The National Parks
National parks, too, were first promoted as vacation destinations during this period. Images of their spectacular landscapes attracted well-to-do Americans, and advertising campaigns such as the Great Northern Railway's "See America First" framed travel to the national parks as a patriotic counterpart to the European grand tour. Tours allowed visitors to see the grand vistas, wildlife, and cultural attractions that made each park unique. During the late nineteenth century, only the truly wealthy had the time and money to visit Yellowstone, Yosemite or the Grand Canyon, but during the first decades of the new century middle-class vacationers were joining them in increasing numbers.
"This trip will stay in my memory long as I live: it has been wonderful
and one realizes just how big and grand our country is."
- 1919 -
Postcards As Advertisements
Many businesses operating in and around National Parks, including railroads, hotels, restaurants and tour companies, used postcards to promote their services. Railroads were the most aggressive advertisers. They not only enabled travel to parks, but also were among the most powerful lobbyists for the parks' establishment. Entrepreneur Fred Harvey used postcards as a primary means of advertising the hotels and restaurants he built along the Grand Canyon-adjacent Atchison, Topeka and Santa Fe Railway.
This postcard marks the locations of the Fred Harvey hotels and restaurants, which were all located along rail lines west of the Mississippi. Harvey establishments had a reputation for refinement, fortifying travelers with well-prepared meals and clean bed linens before they trekked into the wilds of Yosemite and the Grand Canyon
Getting There And Getting Around
Once visitors arrived at their destinations by train, they could tour national parks on foot, by carriage, horse, mule or donkey. Some well-off visitors were already sightseeing by car in the 1910s. Guidebooks provided a context for each National Park, offering detailed descriptions of their geologic and ethnographic histories.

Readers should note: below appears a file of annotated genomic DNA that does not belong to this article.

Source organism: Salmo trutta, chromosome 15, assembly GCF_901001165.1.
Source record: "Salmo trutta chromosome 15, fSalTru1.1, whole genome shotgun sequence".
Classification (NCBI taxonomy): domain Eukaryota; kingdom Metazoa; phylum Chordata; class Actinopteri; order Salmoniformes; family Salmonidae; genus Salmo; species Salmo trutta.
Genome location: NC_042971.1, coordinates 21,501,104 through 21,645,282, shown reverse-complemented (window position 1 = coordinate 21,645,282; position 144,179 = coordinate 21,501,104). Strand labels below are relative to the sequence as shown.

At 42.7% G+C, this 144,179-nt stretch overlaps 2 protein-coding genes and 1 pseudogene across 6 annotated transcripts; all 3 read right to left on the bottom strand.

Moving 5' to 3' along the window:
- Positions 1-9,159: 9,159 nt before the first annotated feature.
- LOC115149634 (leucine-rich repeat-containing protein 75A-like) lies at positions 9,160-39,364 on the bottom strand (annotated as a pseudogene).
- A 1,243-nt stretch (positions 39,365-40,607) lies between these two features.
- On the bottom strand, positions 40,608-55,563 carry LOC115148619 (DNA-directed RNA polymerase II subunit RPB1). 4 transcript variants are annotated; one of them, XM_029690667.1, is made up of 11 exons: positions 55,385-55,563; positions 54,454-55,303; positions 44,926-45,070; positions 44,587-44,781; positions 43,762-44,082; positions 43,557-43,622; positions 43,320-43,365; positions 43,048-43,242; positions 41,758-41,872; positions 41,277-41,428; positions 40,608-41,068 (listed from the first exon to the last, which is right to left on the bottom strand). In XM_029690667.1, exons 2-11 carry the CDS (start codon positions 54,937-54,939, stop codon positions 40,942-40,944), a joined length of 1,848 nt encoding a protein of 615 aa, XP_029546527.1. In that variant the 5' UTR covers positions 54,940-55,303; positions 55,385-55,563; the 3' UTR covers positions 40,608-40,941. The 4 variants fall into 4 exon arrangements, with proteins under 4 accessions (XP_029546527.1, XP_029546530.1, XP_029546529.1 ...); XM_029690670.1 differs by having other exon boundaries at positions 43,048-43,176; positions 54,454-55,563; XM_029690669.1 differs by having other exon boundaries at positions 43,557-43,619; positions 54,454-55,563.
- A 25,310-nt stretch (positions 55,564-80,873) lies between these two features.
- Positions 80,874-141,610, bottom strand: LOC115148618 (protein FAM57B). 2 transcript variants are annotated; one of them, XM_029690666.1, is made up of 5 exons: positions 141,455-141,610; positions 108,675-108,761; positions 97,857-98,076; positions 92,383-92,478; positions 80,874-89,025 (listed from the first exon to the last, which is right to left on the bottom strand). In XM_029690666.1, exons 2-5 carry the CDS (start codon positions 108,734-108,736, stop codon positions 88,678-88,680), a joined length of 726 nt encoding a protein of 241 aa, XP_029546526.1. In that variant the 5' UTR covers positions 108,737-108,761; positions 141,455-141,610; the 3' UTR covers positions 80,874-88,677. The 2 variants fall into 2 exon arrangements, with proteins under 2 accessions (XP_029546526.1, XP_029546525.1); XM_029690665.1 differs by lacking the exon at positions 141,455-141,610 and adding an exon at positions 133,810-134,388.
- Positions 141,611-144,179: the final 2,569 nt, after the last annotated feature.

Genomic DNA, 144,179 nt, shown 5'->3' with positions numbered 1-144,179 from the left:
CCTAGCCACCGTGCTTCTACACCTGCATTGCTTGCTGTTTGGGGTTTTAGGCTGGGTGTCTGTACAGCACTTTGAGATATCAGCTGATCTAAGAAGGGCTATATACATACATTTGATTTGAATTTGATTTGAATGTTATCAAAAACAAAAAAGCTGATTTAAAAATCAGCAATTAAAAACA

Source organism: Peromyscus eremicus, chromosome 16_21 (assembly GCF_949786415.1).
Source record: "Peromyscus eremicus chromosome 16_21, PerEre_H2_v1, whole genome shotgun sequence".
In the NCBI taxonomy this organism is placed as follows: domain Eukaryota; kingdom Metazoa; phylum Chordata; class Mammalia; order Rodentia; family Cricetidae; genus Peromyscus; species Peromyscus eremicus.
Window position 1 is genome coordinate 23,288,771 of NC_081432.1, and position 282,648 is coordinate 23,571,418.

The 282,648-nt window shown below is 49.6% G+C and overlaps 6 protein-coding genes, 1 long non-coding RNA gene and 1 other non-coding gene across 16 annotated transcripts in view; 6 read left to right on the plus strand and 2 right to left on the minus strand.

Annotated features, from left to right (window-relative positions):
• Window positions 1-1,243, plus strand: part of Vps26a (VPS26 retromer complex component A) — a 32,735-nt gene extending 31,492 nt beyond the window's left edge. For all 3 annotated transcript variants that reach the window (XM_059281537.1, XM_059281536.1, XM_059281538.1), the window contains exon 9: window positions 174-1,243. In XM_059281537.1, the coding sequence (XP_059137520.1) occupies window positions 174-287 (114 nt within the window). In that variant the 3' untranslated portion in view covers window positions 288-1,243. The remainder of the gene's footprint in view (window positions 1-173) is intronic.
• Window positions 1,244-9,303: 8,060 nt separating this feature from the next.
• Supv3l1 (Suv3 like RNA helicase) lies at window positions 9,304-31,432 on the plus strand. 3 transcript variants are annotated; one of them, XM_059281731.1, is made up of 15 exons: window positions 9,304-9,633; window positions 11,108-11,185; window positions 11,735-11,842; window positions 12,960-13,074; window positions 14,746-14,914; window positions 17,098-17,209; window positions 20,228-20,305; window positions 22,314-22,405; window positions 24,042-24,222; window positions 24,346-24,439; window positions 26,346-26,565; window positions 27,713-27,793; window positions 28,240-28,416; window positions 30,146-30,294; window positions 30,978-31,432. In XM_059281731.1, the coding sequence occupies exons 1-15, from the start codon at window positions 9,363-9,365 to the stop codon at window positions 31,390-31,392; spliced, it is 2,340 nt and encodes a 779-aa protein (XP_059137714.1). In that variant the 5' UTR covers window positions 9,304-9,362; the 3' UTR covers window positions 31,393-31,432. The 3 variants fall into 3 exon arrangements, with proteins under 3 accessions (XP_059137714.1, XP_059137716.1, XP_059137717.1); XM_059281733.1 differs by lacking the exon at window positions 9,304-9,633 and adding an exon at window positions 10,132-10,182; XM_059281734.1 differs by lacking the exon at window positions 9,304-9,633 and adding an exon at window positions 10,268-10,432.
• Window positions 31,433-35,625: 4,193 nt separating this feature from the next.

The Start from El Tovar on a Grand Canyon Drive, Arizona/Entrance to Hotel El Tovar, Grand Canyon, Arizona: Postcards were at the heart of entrepreneur Fred Harvey's advertising campaigns. The El Tovar Hotel, featured on these postcards, was established by Harvey, who was known for the restaurants and hotels he built along many of the rail lines leading to the national parks in the southwest. Harvey is also known for commercializing Native American goods, during a period in which non-white cultures were often exoticized. Hopi House was a souvenir shop across the way from El Tovar.
What to See or Do
Our American Wonderlands (by George Wharton James): Outdoor boosters such as George Wharton James wrote effusively about the beauty of America's landscapes:
"Once let Americans know and exalt the glories of American scenery as they do those of European scenery, and the United States will begin to take its proper and appointed place among the countries of the world as the possessor of many gifts and most wonderful allurements."
Together with the Great Northern Railroad's "See America First" ad campaign, such efforts must have made a powerful impression on the American imagination.
Where to Stay
A frequent subject of postcards was the Old Faithful Inn, located only an eighth of a mile from Old Faithful Geyser. Built both to suit upper class tastes and to reflect its natural surroundings, its rustic architectural style was inspired by the Arts and Crafts Movement, which valued the use of indigenous materials in construction.
Situated beneath the Sentinel Dome, Yosemite’s Camp Ahwahnee was famous for its amenities:
“Each tent is provided with electric lights, double-mattressed beds, hot and cold water, with baths handy whenever desired. Every night a glorious camp-fire of great pine and fir logs is built outside, and visitors sit in the warmth of the blaze and sing or chat.” [George Wharton James, California, Romantic and Beautiful (Boston: The Page Company, 1914), p. 223]
Some camps, such as Lost Arrow, provided facilities for relaxation and letter-writing. Vacationers could mail postcards and letters from within park grounds.